The BMJ 14 Feb 2015 Vol 350
The BMJ is determined to thwart me as I sit in this Seville apartment hoping to read the 14th February edition. On the 15th the website still thinks it’s the 7th. Fortunately, Thomas Agoritsas has sent me his new Analysis piece “Decision aids that really promote shared decision making: the pace quickens” from the icy wastes of Canada. I can’t say how happy I am to see this: it should prove a landmark on the journey to patient-centred medicine based on good science. The adaptation of reliable information to inform individual decision making in real time is a challenge so vast that only global collaboration can achieve it. This piece announces a new beginning. It is a programme of action that should attract a joyous army of participants. And I really think I can see them gathering – not just in the SHARE-IT project which Thomas is leading, but also here and hands-on, in the GP Overdiagnosis Group and the Academy of Royal Colleges “Choosing Wisely” initiative.

My happy week continues with cracker of a BMJ paper from another young doctor I’ve tried to encourage—the phenomenally able Kumar Dharmarajan from the Harlan Krumholz circle at Yale. These guys—Joe Ross, Kumar, Kasia Lipska, Erica Spaatz, Leora Horwitz, Behnood Bikdeli, Nicholas Downing—are going to change the face of medicine long after I have left the fray. We have reached a futility point in the way we deliver acute medical care. In they come and out they go: home if lucky, or to institutional care, or the morgue. And then the cycle continues: “Within one year of hospital discharge, readmission to hospital and death, respectively, occurred following 67.4% and 35.8% of hospitalizations for heart failure, 49.9% and 25.1% for acute myocardial infarction, and 55.6% and 31.1% for pneumonia.”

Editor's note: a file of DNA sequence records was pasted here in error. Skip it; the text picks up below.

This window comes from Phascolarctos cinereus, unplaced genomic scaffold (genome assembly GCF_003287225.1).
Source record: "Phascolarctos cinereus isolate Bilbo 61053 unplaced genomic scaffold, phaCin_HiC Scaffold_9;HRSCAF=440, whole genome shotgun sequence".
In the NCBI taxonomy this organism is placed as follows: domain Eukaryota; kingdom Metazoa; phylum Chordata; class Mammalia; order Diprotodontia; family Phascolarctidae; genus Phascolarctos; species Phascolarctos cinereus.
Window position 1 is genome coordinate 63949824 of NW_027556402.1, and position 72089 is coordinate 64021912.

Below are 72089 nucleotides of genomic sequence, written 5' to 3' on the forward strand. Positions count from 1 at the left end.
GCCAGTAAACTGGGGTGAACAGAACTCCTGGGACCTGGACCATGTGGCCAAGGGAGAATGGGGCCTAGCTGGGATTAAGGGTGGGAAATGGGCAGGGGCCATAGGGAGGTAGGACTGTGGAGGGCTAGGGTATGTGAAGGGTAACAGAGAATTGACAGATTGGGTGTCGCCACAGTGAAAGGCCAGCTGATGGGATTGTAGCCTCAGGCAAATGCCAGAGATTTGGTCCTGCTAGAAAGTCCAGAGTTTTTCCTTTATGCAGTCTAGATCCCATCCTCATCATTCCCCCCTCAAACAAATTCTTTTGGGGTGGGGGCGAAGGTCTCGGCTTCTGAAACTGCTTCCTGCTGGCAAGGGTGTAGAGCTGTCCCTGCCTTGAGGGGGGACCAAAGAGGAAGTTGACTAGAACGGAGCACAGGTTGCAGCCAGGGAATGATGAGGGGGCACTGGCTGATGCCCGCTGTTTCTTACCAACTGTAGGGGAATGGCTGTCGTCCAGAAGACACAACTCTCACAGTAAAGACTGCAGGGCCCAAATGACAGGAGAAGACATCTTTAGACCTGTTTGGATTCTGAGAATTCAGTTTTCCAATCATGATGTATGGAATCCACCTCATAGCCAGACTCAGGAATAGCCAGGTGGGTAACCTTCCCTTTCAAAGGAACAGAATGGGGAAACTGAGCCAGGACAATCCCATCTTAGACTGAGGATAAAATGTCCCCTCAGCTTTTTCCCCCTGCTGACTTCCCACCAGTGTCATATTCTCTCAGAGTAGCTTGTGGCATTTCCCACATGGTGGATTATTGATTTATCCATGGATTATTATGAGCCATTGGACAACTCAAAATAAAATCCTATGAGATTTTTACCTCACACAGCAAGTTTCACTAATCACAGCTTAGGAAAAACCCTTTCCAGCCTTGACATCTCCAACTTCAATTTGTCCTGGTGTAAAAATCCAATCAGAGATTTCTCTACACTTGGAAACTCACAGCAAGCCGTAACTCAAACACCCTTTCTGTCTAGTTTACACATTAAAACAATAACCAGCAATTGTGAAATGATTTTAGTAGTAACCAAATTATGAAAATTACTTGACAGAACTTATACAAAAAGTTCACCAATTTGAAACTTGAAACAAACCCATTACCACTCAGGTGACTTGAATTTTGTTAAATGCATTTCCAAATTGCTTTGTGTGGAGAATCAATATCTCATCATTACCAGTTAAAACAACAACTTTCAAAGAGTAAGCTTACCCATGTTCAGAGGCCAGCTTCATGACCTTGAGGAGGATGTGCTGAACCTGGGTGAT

When I Use A Word: a new weekly blog by Jeffrey Aronson

Some of my Central European ancestors were probably Goths, a Germanic people who, as the Roman Empire crumbled, spread southwards into Italy and into the warm plain of southern Spain which they called “landa hlaus,” meaning something like “Promised Land.” By invading Andalusia for a spot of winter warmth, I am simply repeating history. However, I am only pillaging Seville for 3 weeks, whereas the Visigoths came to stay. They flourished in Spain and continued to do so long after the Arabs invaded and conquered them in 709. “Landa hlaus” became Arabized as “Al Andalus.” The local river became known as the “Big River” in Arabic—Wadi-al-Kabir. The locals eventually got their tongues around that by calling it the Guadalquivir.

The word “Gothic” has also undergone various changes of meaning. Seville’s astonishing cathedral is often referred to as the largest “Gothic cathedral” in the world but its style has nothing whatever to do with the actual Goths. Nor does putting on white face-paint and black mascara while wearing black clothes and heavy shoes with silver studs.

If you find this kind of thing boring, then don’t under any circumstances read Jeff Aronson’s masterly blog “When I use a Word.” These articles used to appear sporadically in the print The BMJ, but they are set to become a regular weekly feature on the website. You will find yourself exclaiming “aah!” quite often.